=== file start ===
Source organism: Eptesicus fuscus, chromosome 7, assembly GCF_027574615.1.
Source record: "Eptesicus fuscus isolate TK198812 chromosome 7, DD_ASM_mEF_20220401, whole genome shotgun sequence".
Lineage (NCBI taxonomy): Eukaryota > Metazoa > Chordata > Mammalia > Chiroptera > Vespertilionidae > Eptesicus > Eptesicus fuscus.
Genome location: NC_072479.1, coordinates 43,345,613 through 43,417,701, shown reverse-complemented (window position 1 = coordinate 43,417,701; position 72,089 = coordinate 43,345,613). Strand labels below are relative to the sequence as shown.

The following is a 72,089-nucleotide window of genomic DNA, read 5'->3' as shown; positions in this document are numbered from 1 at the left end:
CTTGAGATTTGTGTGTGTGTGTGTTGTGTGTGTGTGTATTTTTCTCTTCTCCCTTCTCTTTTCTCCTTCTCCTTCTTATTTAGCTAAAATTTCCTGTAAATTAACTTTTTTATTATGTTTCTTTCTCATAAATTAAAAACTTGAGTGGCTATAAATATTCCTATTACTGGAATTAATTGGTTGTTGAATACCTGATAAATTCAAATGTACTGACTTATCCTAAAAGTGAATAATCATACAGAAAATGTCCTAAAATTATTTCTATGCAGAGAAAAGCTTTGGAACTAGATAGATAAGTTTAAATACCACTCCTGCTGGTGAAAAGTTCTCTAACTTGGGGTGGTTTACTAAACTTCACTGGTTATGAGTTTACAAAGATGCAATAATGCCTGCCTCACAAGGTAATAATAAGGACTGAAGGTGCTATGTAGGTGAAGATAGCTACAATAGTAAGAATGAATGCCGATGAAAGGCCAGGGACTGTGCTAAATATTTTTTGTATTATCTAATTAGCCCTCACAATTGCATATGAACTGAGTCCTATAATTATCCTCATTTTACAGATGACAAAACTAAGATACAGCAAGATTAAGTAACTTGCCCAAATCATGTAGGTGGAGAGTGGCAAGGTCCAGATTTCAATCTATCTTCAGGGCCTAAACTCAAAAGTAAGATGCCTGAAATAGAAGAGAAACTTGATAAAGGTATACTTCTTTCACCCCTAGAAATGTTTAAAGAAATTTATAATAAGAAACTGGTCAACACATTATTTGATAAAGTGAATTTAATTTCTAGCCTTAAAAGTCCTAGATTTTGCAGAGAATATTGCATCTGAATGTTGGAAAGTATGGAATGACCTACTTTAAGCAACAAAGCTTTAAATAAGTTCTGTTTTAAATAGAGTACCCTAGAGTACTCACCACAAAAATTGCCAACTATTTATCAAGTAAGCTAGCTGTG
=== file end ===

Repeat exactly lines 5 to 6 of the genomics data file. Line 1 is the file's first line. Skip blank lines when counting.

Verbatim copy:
The following is a 72,089-nucleotide window of genomic DNA, read 5'->3' as shown; positions in this document are numbered from 1 at the left end:
CTTGAGATTTGTGTGTGTGTGTGTTGTGTGTGTGTGTATTTTTCTCTTCTCCCTTCTCTTTTCTCCTTCTCCTTCTTATTTAGCTAAAATTTCCTGTAAATTAACTTTTTTATTATGTTTCTTTCTCATAAATTAAAAACTTGAGTGGCTATAAATATTCCTATTACTGGAATTAATTGGTTGTTGAATACCTGATAAATTCAAATGTACTGACTTATCCTAAAAGTGAATAATCATACAGAAAATGTCCTAAAATTATTTCTATGCAGAGAAAAGCTTTGGAACTAGATAGATAAGTTTAAATACCACTCCTGCTGGTGAAAAGTTCTCTAACTTGGGGTGGTTTACTAAACTTCACTGGTTATGAGTTTACAAAGATGCAATAATGCCTGCCTCACAAGGTAATAATAAGGACTGAAGGTGCTATGTAGGTGAAGATAGCTACAATAGTAAGAATGAATGCCGATGAAAGGCCAGGGACTGTGCTAAATATTTTTTGTATTATCTAATTAGCCCTCACAATTGCATATGAACTGAGTCCTATAATTATCCTCATTTTACAGATGACAAAACTAAGATACAGCAAGATTAAGTAACTTGCCCAAATCATGTAGGTGGAGAGTGGCAAGGTCCAGATTTCAATCTATCTTCAGGGCCTAAACTCAAAAGTAAGATGCCTGAAATAGAAGAGAAACTTGATAAAGGTATACTTCTTTCACCCCTAGAAATGTTTAAAGAAATTTATAATAAGAAACTGGTCAACACATTATTTGATAAAGTGAATTTAATTTCTAGCCTTAAAAGTCCTAGATTTTGCAGAGAATATTGCATCTGAATGTTGGAAAGTATGGAATGACCTACTTTAAGCAACAAAGCTTTAAATAAGTTCTGTTTTAAATAGAGTACCCTAGAGTACTCACCACAAAAATTGCCAACTATTTATCAAGTAAGCTAGCTGTG